Reviewing financial documents seems like a sensible way to refresh your memory about important dates and numbers. But, your spouse’s lawyer may be entitled to see every document you reviewed to prepare for your deposition. So before you look at anything, especially anything that may be confidential, ask your attorney whether that’s something you should do.
Prepare your body as if you were going to run a marathon.
Get a good night’s sleep the night before your deposition. (Okay, at least try!) Have a healthy breakfast. Avoid eating too much sugar, carbs and caffeine before your deposition. Eat a protein-based meal instead. If the attorney has snacks on the table during your deposition, choose nuts not chocolate. You’re going to be nervous enough as it is. You don’t want to have to deal with blood sugar spikes on top of everything else.
Don’t lose your cool.
It is your spouse’s lawyer’s job to try to rattle you. Decide before you walk in the door that you are not going to let that happen. Be polite. When you’re frustrated or upset, breathe! If you need a break, take one. Remember, when you lose control, you are more likely to make mistakes or say things that you don’t mean.
Don’t be evasive.
If you know the answer to a question, then answer the question! Don’t play word games with your spouse’s lawyer. Don’t answer every question by saying you don’t recall the answer. This isn’t the time to try to be clever, or to avoid answering even simple questions. Once you’re on trial, your spouse’s lawyer will use your evasive deposition answers to make it look like you’re either lying or playing games with the court. Either way, the judge won’t be impressed.
If you need a break, ask for one.
Depositions are serious legal proceedings. But, they are not the Spanish Inquisition. If you have to use the restroom, or your head is spinning from answering so many questions, it’s okay to ask for a ten minute break.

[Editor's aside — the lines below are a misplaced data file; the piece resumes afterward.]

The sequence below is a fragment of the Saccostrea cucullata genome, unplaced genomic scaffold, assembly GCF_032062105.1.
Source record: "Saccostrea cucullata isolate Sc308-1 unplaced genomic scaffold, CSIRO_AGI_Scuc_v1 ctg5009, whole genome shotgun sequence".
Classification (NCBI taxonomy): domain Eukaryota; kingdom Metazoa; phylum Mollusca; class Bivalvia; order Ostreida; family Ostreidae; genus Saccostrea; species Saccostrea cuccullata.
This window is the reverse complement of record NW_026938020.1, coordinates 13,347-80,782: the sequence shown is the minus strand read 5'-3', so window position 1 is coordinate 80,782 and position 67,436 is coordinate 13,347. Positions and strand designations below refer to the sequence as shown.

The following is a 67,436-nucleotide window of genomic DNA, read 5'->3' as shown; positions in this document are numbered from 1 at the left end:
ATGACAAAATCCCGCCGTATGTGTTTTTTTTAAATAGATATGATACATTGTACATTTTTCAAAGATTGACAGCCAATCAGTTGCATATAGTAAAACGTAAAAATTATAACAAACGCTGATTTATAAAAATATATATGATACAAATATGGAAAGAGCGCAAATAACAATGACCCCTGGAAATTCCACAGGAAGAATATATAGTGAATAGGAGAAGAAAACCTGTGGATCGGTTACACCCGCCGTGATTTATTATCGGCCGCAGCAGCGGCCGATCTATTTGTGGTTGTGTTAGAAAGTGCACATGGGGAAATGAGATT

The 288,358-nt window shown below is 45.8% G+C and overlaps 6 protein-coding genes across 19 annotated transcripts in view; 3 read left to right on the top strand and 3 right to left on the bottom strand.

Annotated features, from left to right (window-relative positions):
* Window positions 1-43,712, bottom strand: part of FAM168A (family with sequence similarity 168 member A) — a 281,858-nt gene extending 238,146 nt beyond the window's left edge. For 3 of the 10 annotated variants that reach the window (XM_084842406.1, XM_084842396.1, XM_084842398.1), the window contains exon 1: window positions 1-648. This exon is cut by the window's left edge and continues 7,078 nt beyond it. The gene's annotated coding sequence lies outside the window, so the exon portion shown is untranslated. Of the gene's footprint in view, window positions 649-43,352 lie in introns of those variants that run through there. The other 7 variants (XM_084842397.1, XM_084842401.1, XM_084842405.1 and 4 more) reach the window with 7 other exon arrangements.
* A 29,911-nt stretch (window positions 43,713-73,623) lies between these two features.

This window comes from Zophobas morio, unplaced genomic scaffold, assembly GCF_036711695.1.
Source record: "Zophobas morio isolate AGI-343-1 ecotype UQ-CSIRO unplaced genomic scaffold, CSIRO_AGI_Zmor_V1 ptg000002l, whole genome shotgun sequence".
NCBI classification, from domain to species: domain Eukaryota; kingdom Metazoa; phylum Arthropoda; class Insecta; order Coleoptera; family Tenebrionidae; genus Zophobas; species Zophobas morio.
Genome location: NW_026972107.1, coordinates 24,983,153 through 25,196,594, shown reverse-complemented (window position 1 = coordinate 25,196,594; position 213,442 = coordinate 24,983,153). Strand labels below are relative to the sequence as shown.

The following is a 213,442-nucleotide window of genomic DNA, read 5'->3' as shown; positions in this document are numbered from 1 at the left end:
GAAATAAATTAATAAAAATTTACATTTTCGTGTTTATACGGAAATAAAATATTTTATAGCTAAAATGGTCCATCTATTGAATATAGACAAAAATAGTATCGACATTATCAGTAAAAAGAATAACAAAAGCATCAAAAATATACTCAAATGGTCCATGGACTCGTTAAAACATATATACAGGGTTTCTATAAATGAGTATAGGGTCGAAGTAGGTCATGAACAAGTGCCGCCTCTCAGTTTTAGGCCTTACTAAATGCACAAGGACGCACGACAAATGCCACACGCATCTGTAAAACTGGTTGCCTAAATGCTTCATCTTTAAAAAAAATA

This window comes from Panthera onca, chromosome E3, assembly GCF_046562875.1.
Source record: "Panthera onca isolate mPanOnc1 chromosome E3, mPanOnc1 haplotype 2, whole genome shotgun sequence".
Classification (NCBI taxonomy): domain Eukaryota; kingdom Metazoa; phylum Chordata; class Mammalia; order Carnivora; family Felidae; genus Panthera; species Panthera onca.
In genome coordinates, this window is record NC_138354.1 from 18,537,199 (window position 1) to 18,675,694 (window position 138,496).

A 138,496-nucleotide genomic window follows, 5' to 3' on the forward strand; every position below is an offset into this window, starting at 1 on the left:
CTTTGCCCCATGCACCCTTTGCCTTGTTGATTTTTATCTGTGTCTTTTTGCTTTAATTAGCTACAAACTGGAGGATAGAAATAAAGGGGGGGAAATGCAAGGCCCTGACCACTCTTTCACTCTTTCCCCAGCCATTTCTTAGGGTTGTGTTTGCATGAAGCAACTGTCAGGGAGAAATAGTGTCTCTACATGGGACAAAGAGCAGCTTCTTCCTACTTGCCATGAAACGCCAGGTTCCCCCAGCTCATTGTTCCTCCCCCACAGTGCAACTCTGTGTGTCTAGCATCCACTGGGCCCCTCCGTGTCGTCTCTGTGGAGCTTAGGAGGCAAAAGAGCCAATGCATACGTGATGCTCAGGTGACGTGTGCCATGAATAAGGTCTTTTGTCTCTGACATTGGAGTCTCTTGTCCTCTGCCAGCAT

One of the things your spouse’s lawyer will be trying to do at your deposition is to figure out what kind of a witness you will make at trial. Dress for your deposition like you would dress for court. Wear clothes that are neat, clean, and conservative. Business casual is fine. Avoid anything that is too tight, too sloppy, too provocative, or “too” anything else.
Don’t argue with your spouse’s attorney (… or your spouse).
First off, expect your spouse to be at your deposition. If that makes you nervous, understand: that’s the point. Forewarned is forearmed. Second, understand that getting into an argument with your spouse or his/her lawyer at your deposition can be disastrous – especially if the whole argument is captured “on the record!”
Don’t joke or kid around with your spouse’s attorney.
You don’t need to be a jerk. But, being too relaxed and friendly can be dangerous. Also, don’t talk to your spouse or your spouse’s lawyer “off the record” at the deposition, or before or after the deposition. Even if the court reporter isn’t taking down what you say, the lawyer may still find a way to use your words against you later.
If you make a mistake, admit it.
f at some point you realize that you answered a question incorrectly, point it out. Don’t let the record stand with an answer you know is wrong. Even if you reserve your right to correct the deposition transcript after it’s written, you may not be able to change or correct your answers. All you may be able to change are the things that the court reporter took done inaccurately.
Carefully examine any documents or photographs you are given.
Even if you are shown a document you are familiar with, look at it carefully before you answer questions about it. Take your time. It’s more important to answer a question correctly than it is to answer it quickly.
Always tell the truth.
You may think you won’t get caught. Maybe you won’t. But, if you do, the price you will pay can be extraordinarily high. Lying under oath is called perjury. It’s a crime. Even if you are never prosecuted for it (most people aren’t), being caught in a lie will still destroy your credibility with the judge. It also destroys your integrity. Remember, you can divorce your spouse. But, you will always have to live with yourself.